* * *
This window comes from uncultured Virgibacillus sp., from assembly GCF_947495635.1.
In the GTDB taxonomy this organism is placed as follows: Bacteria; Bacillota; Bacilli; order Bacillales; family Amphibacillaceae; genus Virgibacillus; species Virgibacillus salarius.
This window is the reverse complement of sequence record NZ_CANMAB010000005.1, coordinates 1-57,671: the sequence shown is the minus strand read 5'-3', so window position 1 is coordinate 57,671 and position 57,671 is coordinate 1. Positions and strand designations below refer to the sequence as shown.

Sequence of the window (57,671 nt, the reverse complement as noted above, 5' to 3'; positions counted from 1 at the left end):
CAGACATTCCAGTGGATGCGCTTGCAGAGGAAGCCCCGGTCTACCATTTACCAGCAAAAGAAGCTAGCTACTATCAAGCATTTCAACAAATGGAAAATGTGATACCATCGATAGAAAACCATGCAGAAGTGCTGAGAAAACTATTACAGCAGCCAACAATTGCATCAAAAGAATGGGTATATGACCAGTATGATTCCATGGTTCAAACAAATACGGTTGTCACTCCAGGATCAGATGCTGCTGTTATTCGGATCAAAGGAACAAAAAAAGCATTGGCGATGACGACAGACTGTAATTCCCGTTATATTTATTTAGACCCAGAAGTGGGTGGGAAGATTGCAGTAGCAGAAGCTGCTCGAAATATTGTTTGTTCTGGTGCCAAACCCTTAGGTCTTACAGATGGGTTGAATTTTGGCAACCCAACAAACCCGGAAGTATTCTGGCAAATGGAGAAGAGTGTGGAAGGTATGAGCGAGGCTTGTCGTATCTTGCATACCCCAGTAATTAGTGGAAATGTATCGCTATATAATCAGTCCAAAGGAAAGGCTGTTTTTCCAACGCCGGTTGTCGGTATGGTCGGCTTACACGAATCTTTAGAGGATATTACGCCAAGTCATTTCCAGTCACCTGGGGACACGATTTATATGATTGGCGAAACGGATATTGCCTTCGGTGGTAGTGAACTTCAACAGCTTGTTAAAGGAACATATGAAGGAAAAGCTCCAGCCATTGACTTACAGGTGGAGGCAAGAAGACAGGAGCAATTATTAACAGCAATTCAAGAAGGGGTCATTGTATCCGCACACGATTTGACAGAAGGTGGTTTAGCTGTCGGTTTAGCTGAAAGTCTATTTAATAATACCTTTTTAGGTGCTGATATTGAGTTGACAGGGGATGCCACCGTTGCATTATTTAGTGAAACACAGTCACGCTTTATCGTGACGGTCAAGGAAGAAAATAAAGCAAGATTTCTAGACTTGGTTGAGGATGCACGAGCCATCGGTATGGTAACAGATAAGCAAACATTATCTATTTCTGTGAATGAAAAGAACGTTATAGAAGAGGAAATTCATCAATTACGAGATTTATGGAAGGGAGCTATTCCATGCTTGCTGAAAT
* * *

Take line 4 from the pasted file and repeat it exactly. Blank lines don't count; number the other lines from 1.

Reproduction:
Sequence of the window (57,671 nt, the reverse complement as noted above, 5' to 3'; positions counted from 1 at the left end):